Movie Review: All Is Well (2015)

AllIsWellZero Stars (out of 4)

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Few movies have angered me as much as All Is Well. It’s cruel and offensive, making light of human suffering for the sake of an easy moral lesson.

This is a huge surprise given that Umesh Shukla is behind the camera. The last film he directed (and co-wrote) — 2012’s OMG: Oh My God — is funny, understanding, and generous of spirit. Then again, Shukla also directed 2009’s Dhoondte Reh Jaoge, a rip-off of The Producers that I also described as offensive. Maybe OMG was the aberration, and All Is Well is Shukla showing his true colors again.

All Is Well fancies itself a comedy about a bickering father and son, played by Rishi Kapoor and Abhishek Bachchan, respectively. When Bhalla (Kapoor) isn’t losing money via his unpopular bakery, he’s yelling at his wife Pammi (Supriya Pathak) and son Inder (Bachchan).

Growing up in such a hostile environment turns Inder into a complete misanthrope. After having been kicked out of the house for calling his dad a loser, he’s spent ten years in Bangkok, avoiding his parents and struggling as a musician.

Inder’s misanthropy is most acutely directed at Nimmi (Asin Thottumkal), a brain-dead chatterbox who is in love with him. Nimmi is so oblivious that she can’t recognize Inder’s contempt for her. Her arranged marriage subplot is shoddily tacked on to the main story, in which Inder is tricked into coming home to settle his father’s debts. Everyone is an unrepentant jerk throughout, and few cinematic “happy endings” have felt less earned.

All Is Well does wrong by so many people. Dwarfs and people with dark complexions are the butt of needless, hurtful jokes. The movie — written by Sumit Arora and Niren Bhatt — has no respect for women, hence why Nimmi is portrayed as a total dumbass, desperate to marry.

No character suffers as much as Pammi, who is a human plot device. Inder returns to India to find his mother in an “old folks home” suffering from Alzheimer’s. (Note that Pathak is only 54.) The movie makes the following untrue claims about Alzheimer’s, all in the name of moving the story forward:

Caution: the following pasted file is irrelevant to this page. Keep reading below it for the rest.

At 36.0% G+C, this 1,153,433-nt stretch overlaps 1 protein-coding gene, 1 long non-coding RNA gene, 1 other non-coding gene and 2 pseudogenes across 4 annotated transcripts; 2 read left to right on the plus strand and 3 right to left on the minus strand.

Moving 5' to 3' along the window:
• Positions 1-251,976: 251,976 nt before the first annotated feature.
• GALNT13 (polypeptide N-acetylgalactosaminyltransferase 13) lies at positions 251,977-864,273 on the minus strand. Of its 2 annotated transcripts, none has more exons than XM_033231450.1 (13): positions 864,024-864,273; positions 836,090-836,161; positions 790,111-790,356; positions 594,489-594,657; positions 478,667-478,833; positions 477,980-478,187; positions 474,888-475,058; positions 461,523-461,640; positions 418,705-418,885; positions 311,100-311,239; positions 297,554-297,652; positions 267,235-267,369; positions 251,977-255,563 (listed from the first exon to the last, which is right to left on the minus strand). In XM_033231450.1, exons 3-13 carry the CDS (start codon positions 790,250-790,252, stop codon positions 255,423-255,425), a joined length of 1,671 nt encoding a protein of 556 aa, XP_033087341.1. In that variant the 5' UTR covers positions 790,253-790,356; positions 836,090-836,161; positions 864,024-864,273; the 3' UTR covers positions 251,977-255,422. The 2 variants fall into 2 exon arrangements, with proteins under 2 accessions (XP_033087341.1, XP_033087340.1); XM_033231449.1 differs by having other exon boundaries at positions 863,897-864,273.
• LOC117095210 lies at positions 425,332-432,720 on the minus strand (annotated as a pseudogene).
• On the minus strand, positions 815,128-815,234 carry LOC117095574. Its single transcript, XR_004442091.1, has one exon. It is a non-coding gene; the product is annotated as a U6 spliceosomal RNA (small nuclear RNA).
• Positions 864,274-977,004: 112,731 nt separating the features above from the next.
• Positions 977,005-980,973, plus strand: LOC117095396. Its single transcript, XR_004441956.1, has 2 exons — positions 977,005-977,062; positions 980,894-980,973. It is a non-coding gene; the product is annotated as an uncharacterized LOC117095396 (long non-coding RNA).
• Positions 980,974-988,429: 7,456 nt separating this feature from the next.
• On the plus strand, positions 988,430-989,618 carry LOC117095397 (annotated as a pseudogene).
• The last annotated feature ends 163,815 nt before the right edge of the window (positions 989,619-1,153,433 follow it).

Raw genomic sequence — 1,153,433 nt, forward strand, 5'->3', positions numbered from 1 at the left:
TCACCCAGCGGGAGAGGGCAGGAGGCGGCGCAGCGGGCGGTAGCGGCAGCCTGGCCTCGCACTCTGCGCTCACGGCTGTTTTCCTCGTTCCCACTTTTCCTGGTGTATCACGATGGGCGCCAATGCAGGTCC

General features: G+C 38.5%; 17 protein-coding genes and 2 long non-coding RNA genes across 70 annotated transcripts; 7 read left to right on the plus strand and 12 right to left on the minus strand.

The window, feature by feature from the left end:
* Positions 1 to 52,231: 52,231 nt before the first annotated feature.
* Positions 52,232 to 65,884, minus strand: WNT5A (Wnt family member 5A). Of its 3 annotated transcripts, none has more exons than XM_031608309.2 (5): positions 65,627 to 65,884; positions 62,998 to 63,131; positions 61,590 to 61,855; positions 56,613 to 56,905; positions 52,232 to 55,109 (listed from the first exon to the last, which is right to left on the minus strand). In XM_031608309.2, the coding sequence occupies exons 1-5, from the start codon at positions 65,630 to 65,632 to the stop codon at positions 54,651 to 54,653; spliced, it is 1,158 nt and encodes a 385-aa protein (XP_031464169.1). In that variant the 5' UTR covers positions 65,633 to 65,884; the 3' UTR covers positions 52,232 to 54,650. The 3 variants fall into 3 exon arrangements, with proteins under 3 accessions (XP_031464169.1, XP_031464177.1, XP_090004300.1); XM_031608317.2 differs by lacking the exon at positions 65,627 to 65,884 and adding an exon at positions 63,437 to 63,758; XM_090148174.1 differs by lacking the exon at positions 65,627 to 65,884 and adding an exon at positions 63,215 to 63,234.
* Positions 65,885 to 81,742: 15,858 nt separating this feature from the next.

• The progression of Alzheimer’s can be stalled if you keep the patient happy at all times.
  • Alzheimer’s is caused by familial neglect, somewhat on the part of one’s spouse, but mostly due to neglect by one’s children.
  • Alzheimer’s can be improved, if not outright cured, if said neglectful children move back in with their parents.

I haven’t mentioned it at this website, but earlier this year, my mother died in her mid-sixties after suffering for five years with a degenerative neurological condition. Not Alzheimer’s, but another incapacitating disease with no specific cause and with a similarly slow decline (both mental and physical) and grim prognosis.

It’s hard to watch a parent undergo such hardship without any hope of a cure and without anyone to blame for it. There was no accident, no source of infection. There was no one to yell at, no one to sue — not that it would have helped. She was predisposed to get sick, she did, and it was horrible.

So, for Umesh Shukla, Sumit Arora, and Niren Bhatt to imply that someone like my mom might suffer a terrible death because her kids didn’t pay enough attention to her is bullshit. It’s offensive, and it’s mean.

To make light of such a dreadful condition for the sake of a comedy film is beyond callous. Pammi might as well be just another prop, the way she’s shuffled from car to house, forced into a situation she can’t possibly understand. She utters only a handful of words, which is a tremendous waste of an actress of Pathak’s caliber.

There’s no reason to see All Is Well. None. Something this hateful shouldn’t be rewarded.


18 thoughts on “Movie Review: All Is Well (2015)

  1. Parth

    Hey Kathy,

    I am really really sorry about your mother. Losing a dear one is very painful. I’m sorry.

  2. Salim

    I’m so sorry to hear about your loss, Kathy. Please accept my condolences. May her soul rest in peace.

  3. shrey

    So sorry to hear about your mother, Kathy… Just on a cheerful note, I guess now I know why you loved Piku so much… 🙂

  4. JustMeMike

    Sorry to hear about your loss Kathy. I wasn’t planning to see this (based on the trailer) – but now…. I feel — at a loss to find out that this feel was not only bad, but bad for you on a personal level. Hoping you will have an opportuntiy for a positive review next time out.

    1. Kathy

      Thanks for the kind words, Mike. All Is Well was a very unpleasant surprise. Fortunately, Phantom looks like it could be pretty exciting, so I’m looking forward to next weekend.

  5. Bhavika

    Sorry to hear about your mother! Also, it’s such a shame that this film is so awful because it didn’t look too bad in the songs/trailer. Ah, just mostly been hearing very negative things about this film but never knew their facts on Alzheimers were THAT incorrect. All they had to do was research…

    1. Kathy

      Thanks, Bhavika. I’m used to Bollywood filmmakers taking liberties with medical advice — Rowdy Rathore is a funny example of it — but implying that children are responsible for causing Alzheimer’s in the parents is mean and irresponsible.

      1. Bhavika

        Oh yeah I noticed them in that movie. I sort of just enjoyed Rowdy Rathore as a ‘masala’ film though so I mostly ignored incorrect portrayals of medical advice. I mean, it was a larger than life film. All Is Well sounded as if it was going to be a real family film so really disappointed in what they have done. That’s not a good thing to put into parents’ minds when watching the film :/

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